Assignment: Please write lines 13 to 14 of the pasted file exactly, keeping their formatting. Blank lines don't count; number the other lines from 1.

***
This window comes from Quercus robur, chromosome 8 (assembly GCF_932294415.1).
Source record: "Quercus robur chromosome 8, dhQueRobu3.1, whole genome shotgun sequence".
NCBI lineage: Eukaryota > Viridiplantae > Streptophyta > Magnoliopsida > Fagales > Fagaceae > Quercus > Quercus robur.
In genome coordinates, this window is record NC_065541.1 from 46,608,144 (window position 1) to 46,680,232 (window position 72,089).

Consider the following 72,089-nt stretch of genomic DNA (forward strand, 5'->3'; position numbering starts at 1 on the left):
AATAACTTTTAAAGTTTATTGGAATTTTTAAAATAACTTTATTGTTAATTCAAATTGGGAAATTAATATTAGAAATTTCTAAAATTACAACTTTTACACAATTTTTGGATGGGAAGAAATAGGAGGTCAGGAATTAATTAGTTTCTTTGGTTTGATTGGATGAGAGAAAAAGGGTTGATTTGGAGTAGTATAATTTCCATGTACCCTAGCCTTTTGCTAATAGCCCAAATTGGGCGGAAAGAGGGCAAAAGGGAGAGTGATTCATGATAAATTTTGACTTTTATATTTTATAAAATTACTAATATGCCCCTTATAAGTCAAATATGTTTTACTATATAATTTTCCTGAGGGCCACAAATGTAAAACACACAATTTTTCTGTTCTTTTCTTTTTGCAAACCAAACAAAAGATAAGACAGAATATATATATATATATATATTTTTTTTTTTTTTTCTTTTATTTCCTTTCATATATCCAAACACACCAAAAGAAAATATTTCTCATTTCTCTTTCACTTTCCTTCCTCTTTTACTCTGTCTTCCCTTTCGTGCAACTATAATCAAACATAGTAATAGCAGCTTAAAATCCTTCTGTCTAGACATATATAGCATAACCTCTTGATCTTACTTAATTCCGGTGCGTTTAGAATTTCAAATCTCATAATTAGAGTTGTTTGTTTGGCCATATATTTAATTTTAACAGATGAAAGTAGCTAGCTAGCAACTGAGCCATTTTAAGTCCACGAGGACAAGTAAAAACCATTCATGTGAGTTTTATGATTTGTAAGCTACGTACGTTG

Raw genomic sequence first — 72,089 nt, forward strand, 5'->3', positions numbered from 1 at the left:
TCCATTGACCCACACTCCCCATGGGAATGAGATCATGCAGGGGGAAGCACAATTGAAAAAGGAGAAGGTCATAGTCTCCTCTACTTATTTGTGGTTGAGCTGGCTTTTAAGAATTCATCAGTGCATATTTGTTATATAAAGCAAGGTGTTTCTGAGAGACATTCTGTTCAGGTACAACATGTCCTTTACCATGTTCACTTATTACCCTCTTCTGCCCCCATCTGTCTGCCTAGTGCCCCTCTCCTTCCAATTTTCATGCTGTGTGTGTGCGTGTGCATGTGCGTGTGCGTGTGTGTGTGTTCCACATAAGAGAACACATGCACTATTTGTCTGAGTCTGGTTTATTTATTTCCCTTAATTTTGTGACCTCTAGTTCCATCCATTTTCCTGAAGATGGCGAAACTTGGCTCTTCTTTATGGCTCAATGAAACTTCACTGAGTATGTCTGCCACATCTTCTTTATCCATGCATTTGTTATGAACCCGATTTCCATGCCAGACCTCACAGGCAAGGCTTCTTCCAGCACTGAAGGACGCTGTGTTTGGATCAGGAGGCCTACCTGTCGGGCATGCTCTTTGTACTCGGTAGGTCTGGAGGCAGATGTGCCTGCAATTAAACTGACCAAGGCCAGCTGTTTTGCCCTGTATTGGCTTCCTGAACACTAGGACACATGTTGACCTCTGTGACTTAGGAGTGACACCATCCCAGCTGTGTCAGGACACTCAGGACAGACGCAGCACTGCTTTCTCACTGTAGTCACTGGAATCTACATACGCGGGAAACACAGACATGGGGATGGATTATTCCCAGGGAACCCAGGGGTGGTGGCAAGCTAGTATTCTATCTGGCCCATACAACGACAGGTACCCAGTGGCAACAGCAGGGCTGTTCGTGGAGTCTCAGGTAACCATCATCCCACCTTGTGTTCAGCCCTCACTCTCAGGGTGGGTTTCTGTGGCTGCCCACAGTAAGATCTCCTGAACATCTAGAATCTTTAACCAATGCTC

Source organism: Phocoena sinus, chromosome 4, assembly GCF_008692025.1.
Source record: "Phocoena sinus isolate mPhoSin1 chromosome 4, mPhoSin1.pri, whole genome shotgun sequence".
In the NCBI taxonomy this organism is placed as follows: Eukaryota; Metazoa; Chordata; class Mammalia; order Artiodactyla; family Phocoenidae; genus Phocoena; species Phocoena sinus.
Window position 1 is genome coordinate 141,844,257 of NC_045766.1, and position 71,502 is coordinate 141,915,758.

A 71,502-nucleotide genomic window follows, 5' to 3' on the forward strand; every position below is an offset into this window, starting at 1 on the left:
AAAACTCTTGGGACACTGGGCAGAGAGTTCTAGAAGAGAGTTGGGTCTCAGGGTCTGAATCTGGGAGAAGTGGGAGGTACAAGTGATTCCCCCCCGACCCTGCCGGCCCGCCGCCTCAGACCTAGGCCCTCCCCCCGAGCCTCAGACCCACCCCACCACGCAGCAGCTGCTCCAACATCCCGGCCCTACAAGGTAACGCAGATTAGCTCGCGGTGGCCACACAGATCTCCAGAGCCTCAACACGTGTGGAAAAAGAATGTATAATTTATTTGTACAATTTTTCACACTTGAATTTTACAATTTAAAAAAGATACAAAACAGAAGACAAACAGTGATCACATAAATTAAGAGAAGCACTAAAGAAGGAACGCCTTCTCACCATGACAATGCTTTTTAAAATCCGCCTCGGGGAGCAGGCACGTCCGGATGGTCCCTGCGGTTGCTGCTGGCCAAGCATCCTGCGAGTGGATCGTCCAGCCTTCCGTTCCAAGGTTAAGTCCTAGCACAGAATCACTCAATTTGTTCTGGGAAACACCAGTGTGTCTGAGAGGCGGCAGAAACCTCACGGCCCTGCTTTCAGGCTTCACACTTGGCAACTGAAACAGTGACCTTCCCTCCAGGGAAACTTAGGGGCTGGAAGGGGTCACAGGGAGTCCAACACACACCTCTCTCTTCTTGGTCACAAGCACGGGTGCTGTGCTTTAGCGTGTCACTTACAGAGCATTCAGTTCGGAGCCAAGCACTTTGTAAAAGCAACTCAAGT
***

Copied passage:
A 71,502-nucleotide genomic window follows, 5' to 3' on the forward strand; every position below is an offset into this window, starting at 1 on the left:
AAAACTCTTGGGACACTGGGCAGAGAGTTCTAGAAGAGAGTTGGGTCTCAGGGTCTGAATCTGGGAGAAGTGGGAGGTACAAGTGATTCCCCCCCGACCCTGCCGGCCCGCCGCCTCAGACCTAGGCCCTCCCCCCGAGCCTCAGACCCACCCCACCACGCAGCAGCTGCTCCAACATCCCGGCCCTACAAGGTAACGCAGATTAGCTCGCGGTGGCCACACAGATCTCCAGAGCCTCAACACGTGTGGAAAAAGAATGTATAATTTATTTGTACAATTTTTCACACTTGAATTTTACAATTTAAAAAAGATACAAAACAGAAGACAAACAGTGATCACATAAATTAAGAGAAGCACTAAAGAAGGAACGCCTTCTCACCATGACAATGCTTTTTAAAATCCGCCTCGGGGAGCAGGCACGTCCGGATGGTCCCTGCGGTTGCTGCTGGCCAAGCATCCTGCGAGTGGATCGTCCAGCCTTCCGTTCCAAGGTTAAGTCCTAGCACAGAATCACTCAATTTGTTCTGGGAAACACCAGTGTGTCTGAGAGGCGGCAGAAACCTCACGGCCCTGCTTTCAGGCTTCACACTTGGCAACTGAAACAGTGACCTTCCCTCCAGGGAAACTTAGGGGCTGGAAGGGGTCACAGGGAGTCCAACACACACCTCTCTCTTCTTGGTCACAAGCACGGGTGCTGTGCTTTAGCGTGTCACTTACAGAGCATTCAGTTCGGAGCCAAGCACTTTGTAAAAGCAACTCAAGT